We continue to hear the rhetoric from teachers unions and others in the education establishment that we need to “invest” more in America’s public schools.
Want smarter, better-prepared kids, the teacher unions ask? Give us more money! (And get the “rich” to pay for it.)
That’s been the nation’s approach to public education for, oh, the last 50 years.
But after decades of increased education spending, it’s time to ask the obvious question: What kind of return are American taxpayers getting for all this “investment”?
The answer: not much.
According to a new survey by Rasmussen Reports, a whopping 72% of taxpayers say they “are not getting a good return on what they spend on public education, and just one-in-three voters think spending more will make a difference.”
Americans are correctly discerning that simply spending more money will not improve educational outcomes.
Sure, throwing more dollars at education helps shore up the teacher unions’ Cadillac health insurance and pension plans. The money also helps cover automatic step raises for teachers. The problem is, none of those things help children read better or compute a calculus equation. Not one iota.
Think of it this way: If you owned stock in a company that was producing a lousy, inferior product that the public was unhappy with, would you buy more stock in that company?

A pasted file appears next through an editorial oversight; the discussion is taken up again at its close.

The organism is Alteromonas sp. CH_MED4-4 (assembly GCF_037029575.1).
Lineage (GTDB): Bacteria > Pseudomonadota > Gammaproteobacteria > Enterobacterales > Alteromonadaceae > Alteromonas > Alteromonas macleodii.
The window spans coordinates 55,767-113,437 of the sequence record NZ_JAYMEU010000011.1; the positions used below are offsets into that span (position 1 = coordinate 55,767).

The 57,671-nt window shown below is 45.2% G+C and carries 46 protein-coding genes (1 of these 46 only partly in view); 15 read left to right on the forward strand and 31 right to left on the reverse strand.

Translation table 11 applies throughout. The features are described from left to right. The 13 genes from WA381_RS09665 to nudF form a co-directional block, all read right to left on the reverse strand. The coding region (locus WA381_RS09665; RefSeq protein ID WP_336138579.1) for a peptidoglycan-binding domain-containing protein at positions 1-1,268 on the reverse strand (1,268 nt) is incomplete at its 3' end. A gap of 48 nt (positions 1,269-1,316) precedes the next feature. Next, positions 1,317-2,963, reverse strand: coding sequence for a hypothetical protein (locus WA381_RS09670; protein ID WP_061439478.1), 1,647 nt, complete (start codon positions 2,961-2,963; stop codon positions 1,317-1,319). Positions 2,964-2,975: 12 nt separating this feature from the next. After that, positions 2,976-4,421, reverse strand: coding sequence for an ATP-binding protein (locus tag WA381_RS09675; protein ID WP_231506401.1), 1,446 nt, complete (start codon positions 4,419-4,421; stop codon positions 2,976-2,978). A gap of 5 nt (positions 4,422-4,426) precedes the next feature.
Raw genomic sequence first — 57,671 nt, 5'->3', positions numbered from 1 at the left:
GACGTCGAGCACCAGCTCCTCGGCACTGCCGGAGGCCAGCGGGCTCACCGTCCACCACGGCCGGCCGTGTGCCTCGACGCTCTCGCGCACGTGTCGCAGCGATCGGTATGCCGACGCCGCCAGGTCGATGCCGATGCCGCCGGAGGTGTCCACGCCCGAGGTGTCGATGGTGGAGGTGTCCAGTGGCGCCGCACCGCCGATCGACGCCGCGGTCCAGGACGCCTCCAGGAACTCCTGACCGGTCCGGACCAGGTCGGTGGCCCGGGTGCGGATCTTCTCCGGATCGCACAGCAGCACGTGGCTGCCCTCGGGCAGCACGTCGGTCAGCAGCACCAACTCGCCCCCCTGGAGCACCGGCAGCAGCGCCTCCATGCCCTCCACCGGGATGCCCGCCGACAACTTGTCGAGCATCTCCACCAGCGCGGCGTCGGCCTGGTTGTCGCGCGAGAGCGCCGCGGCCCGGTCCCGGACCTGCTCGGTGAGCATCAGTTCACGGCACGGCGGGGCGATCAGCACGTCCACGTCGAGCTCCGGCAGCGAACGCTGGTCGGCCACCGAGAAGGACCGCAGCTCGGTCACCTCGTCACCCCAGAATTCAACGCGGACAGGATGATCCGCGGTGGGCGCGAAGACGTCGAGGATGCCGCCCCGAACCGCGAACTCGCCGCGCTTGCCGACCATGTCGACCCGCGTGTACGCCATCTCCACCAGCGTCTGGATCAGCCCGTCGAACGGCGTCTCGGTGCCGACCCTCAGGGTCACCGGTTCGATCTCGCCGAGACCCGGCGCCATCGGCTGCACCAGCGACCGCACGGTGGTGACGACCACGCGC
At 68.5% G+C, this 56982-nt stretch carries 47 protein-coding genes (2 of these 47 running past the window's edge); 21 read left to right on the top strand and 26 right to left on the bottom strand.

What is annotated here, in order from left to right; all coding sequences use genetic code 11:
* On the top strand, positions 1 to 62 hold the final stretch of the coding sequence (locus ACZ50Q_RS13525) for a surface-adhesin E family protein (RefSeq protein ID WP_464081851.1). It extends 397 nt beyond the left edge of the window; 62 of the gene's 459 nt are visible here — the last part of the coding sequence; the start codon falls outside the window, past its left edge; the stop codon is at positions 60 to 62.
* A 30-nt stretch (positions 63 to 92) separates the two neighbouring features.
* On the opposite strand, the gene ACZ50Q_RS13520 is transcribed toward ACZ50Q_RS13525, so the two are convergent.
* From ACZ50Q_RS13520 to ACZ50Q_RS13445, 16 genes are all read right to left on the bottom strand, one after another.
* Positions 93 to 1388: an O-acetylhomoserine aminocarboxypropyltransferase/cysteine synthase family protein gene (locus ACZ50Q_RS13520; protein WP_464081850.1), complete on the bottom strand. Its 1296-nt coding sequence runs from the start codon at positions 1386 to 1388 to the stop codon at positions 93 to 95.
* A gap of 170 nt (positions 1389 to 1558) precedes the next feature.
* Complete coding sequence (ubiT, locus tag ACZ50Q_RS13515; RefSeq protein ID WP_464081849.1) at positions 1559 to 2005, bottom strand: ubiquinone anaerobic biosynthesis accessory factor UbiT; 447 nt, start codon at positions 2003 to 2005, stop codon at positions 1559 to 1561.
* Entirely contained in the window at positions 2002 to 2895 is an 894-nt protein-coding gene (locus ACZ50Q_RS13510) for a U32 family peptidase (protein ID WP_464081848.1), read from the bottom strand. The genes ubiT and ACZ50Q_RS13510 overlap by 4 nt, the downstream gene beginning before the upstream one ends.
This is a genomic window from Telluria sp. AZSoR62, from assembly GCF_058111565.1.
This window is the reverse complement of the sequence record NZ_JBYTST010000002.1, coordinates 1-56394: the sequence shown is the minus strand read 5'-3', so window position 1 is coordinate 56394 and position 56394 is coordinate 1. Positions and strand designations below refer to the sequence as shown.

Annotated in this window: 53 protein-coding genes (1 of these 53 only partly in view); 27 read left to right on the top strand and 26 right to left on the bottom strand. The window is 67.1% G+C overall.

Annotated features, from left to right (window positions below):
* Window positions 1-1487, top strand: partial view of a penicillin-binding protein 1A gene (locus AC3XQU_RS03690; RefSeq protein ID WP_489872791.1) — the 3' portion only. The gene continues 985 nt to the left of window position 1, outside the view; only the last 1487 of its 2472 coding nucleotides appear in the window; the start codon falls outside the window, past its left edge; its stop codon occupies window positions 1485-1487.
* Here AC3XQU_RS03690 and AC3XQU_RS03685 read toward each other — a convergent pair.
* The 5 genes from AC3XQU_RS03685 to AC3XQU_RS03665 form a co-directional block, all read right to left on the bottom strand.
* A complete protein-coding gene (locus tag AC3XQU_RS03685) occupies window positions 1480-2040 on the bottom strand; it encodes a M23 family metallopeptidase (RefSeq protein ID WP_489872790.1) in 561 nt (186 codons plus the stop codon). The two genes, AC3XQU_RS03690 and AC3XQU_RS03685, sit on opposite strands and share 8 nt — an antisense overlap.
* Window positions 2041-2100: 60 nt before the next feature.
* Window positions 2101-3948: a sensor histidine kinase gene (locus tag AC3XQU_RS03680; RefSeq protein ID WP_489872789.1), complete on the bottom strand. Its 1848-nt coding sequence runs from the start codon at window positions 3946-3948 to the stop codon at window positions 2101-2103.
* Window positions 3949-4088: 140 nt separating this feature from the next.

If you’re a savvy investor, you’d demand new leadership that has a clear plan for producing a better product before you gave them a single dollar more.
Why shouldn’t the same principle apply to public schools?
For years, the teachers union and their surrogates in elective office could get away with guilting Americans into spending more on public education. It was for the children, after all!
It was a cozy setup. More education dollars meant more union dues and more union political contributions for Democrats (and the occasional incompetent Republican who bought into the teacher union propaganda). Everyone benefitted. Except the students.
This Rasmussen poll indicates that Americans are catching onto this racket.
If the nation’s public schools were producing college-ready, workforce-ready graduates, there is little doubt that Americans would be willing to spend even more money on public education.
But our education system is graduating many students who are lacking in basic skills. The number of college freshmen who have to take remedial English and math classes just to get up to academic speed is an indictment of the entire system. “Kids Aren’t Cars” told the story of a graduate who couldn’t read his own diploma.
If leaders of the education establishment want more of our money, they must show a commitment to quality. That means holding teachers accountable (merit pay, ending tenure) and providing students with greater choices in education (charter schools, online learning). Do those things, National Education Association and American Federation of Teachers, and then we’ll talk about more spending.
Until that happens, 72% of Americans understand that more school spending is simply throwing good money after bad.